PATTI: I'm just—I'm just sharing. I'm just echoing, or I'm boosting news. That was a thing that happened.

JULI: I'm interested in knowing kind of what you've been consuming lately. I know you said you weren't necessarily in a huge writing phase during lockdown, but has there been anything that's inspired you? I would also really love to know more about Disease Sleuth and the process of that. I'm a huge Disease Sleuth fan.

PATTI: Wow. Talk about trauma bonding. Um, no, that's really nice. I think that was, like, three or four weeks into lockdown. I was like, I'm gonna make the best of this. And what? Produce a podcast all by myself on GarageBand. It was so much work and I will never do that again. It just sucks because I spent so much time making that, and I think you are the only person who listened to it, which is amazing. But then it's like, my friends make a podcast; they go in, they're like, “yeah, I go in for a half hour a week, we do it 10 times and I make $45,000.” And I was like, I made this for free! It is a thing that I had so much fun making. The big thing is, I really had a blast making it and it was a very healing moment to make that in lockdown. I just texted everybody and was like, I'm gonna make this podcast and I'm gonna do a bunch of fake commercials. You just send me an audio clip of you saying kind of whatever you wanna talk about, or I can write something for you. So I wrote some commercials for some people. Tim Robinson wrote a commercial on it for Percy Amber's Popular School. It's an ad for a girl whose school can make you popular. That's his daughter doing the voice, which is so funny. And it's one of my favorite things in that. I can't remember what she said, but she's like “if you don't get popular in eight days, you can come and kill me.” [laugh] It's so stupid. It's so fucking funny. Wait, what was the other question, what I've been consuming? Yeah. Um, oh my God. It's actually trash. I play video games. I got Elden Ring and I started playing it, but it was too hard. It scared me. It was pretty scary to me. A lot more stressful than what I wanted, ‘cause I was playing Ghost of Tsushima and that game is a lot chiller. And I was like, oh, I would love to have this kind of vibe, but like in a mythological sort of like, Skyrim and Elder Scrolls aesthetic or whatever, but it's not that. So I've been watching this horrible, horrible fucking reality show. It’s Spanish, but it's called Love Never Lies in English. It’s so fucked up. There's six couples, they go to a resort. Do you know? Have you seen it?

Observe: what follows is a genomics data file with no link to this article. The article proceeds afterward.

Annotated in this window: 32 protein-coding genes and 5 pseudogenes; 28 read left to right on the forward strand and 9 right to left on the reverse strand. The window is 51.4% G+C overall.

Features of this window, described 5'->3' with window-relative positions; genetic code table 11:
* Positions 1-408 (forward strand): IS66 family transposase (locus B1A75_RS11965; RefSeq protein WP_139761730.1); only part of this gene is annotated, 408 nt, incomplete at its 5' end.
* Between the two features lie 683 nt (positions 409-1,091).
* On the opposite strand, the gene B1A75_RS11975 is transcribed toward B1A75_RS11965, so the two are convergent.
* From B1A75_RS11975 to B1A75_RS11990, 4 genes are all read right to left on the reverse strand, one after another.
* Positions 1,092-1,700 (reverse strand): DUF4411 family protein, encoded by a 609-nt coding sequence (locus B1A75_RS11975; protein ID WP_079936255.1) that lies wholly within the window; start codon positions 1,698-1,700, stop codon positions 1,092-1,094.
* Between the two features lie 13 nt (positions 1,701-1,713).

JULI: No, what is it on?